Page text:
Whom do you look up to?

“In our own family, my mom’s brother (the late author Rudolfo Anaya). I have a lot of experience with him – just Saturday night dinners where we would just talk about him growing up. He and my mom would share stories. Just to hear him talk about how many manuscripts were rejected, rejected, rejected … And he was such a humble man. He loved his community. And I realized that that’s really important – if you’ve made it, you’ve arrived, great. Good for you. But how are you going to help other people? He would talk about it constantly, how important community is. Making sure that you’re the next person who’s going to bring someone up, not drag them down.”

What are your pet peeves?

“When people spell my name wrong. And I think because I have a little OCD (obsessive-compulsive disorder), chewing with the mouth open. It unnerves me. I just can’t be around that. My family already knows, because I’ll just stare. Another pet peeve socially is when people don’t respect boundaries or space. I think this goes back to me being an only child. I need my space, my bubble.”

 

Marisa Saavedra-Gutierrez

What’s the scariest thing you’ve ever done?

“When I was taking a creative writing course in college, I guess I didn’t get the memo that the story was due. We were all to read our stories out loud, and I didn’t have anything and it came time for me to read, and I had a blank paper. I just ad-libbed the entire story. My voice was shaky, and it was just a really dramatic story, but I can’t even remember what it was. But I made it up, and my professor said, ‘Wow. It sounded like you were going to cry.’ She was a really tough teacher. I was actually impressed with myself after. I don’t know how I pulled that off.”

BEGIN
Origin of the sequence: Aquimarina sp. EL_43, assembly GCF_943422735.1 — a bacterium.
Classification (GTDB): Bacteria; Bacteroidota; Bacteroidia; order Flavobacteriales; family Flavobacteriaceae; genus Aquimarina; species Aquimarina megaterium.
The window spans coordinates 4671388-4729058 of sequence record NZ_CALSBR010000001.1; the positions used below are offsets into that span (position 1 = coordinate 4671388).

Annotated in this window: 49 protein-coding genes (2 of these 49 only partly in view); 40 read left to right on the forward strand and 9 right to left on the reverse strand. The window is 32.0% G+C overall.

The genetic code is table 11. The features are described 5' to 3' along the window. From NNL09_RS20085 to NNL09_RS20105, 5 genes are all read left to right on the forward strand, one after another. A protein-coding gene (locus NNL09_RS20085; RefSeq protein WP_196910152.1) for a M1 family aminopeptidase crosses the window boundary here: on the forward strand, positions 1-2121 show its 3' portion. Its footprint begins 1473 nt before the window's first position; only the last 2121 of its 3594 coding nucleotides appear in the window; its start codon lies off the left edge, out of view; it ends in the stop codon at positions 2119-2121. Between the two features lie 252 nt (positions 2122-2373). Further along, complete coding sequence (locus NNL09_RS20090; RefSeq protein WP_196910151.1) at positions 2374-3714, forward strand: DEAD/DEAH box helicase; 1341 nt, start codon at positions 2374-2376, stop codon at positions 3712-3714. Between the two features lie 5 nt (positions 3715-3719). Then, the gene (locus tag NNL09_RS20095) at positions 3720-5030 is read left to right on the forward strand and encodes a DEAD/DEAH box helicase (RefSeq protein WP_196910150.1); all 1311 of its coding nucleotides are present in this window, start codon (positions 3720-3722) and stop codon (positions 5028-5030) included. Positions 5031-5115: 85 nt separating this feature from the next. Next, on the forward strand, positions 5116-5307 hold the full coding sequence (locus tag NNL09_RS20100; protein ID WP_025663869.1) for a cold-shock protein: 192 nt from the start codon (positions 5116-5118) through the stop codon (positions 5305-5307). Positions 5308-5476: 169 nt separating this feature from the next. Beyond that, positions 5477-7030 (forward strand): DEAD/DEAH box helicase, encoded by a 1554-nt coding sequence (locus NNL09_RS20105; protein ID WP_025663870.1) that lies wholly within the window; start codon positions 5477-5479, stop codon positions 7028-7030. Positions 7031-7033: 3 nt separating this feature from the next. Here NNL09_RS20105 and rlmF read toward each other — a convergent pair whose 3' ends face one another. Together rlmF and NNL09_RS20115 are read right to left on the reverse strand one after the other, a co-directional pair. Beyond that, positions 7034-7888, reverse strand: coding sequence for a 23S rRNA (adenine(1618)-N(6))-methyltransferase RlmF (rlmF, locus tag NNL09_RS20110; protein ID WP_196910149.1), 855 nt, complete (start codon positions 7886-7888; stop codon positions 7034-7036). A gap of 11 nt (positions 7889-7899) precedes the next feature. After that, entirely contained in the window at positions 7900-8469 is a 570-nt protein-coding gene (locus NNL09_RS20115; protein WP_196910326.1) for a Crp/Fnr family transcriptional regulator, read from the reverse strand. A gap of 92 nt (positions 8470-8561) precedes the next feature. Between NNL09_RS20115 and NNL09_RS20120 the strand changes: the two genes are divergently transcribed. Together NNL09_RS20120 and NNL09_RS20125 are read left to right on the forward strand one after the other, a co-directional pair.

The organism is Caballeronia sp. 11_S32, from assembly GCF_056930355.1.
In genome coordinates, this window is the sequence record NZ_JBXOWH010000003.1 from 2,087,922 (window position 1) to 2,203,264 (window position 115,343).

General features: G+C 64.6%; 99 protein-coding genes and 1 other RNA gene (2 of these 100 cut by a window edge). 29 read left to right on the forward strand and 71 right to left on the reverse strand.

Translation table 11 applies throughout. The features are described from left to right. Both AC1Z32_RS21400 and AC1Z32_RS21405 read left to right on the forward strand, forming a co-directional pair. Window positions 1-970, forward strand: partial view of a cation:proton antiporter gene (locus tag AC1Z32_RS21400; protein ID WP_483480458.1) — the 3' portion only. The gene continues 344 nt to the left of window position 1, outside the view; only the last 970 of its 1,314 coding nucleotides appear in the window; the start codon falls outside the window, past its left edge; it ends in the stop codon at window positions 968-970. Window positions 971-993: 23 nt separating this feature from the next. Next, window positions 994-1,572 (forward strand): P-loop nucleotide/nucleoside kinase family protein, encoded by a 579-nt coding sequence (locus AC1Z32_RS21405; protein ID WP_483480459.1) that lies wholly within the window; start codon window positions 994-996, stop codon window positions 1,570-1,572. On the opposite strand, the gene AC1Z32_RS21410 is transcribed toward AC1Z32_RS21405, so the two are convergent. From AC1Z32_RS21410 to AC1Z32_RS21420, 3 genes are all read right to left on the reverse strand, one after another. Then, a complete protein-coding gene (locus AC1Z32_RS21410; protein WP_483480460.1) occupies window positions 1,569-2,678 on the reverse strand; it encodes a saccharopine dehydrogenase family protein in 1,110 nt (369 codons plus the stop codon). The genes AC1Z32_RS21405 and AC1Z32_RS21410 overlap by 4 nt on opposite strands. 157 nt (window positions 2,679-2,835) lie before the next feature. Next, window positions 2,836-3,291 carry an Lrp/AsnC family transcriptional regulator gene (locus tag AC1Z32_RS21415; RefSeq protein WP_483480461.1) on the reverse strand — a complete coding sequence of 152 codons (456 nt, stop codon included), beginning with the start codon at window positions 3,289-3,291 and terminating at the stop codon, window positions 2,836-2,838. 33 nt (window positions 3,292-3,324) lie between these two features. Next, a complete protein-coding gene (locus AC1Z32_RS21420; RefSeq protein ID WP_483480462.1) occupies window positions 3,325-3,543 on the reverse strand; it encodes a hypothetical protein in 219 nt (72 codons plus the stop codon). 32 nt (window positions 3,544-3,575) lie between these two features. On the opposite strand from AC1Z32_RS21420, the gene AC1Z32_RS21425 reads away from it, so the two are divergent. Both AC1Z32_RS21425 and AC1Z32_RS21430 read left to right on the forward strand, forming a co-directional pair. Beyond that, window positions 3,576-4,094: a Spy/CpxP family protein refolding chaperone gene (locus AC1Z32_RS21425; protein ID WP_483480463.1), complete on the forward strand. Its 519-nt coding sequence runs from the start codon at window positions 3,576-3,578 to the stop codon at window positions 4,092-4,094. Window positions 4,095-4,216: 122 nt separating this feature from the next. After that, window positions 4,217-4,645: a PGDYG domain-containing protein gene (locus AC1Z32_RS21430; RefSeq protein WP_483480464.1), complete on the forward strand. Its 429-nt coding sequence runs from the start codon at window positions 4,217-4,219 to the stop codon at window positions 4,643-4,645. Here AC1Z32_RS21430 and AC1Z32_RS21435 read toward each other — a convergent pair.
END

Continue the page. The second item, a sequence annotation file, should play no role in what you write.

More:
Do you have any regrets?

“Not ever moving from Albuquerque. Before children and all that. Not being able to experience a new city as a young person. So for that reason, I am always telling my daughter: ‘Just go. Your home is always going to be here. You can always come back.'”

What’s a splurge for you?

I spend small fortunes on my vitamins and supplements. Everyone knows – ‘Oh, God, her supplements.’ My morning routine is obnoxious: probiotics, prebiotics, collagen. Vitamin D. I do like to splurge, even just spa days. I think now that I work so hard, I think it’s really important for me to just be able to relax and just kind of self-help stuff in whatever form it is. Spa, or a massage. Or maybe a nice purse.”

Tell me about the award you just received from BUILD magazine.

“It’s this magazine out of the U.K. It was for most client-focused firm and best rustic interior, for a home in Corrales that won several awards in the spring Parade of Homes several years ago. I had new clients as a result of this award. It just kind of confirmed, ‘OK. She knows what she’s doing.'”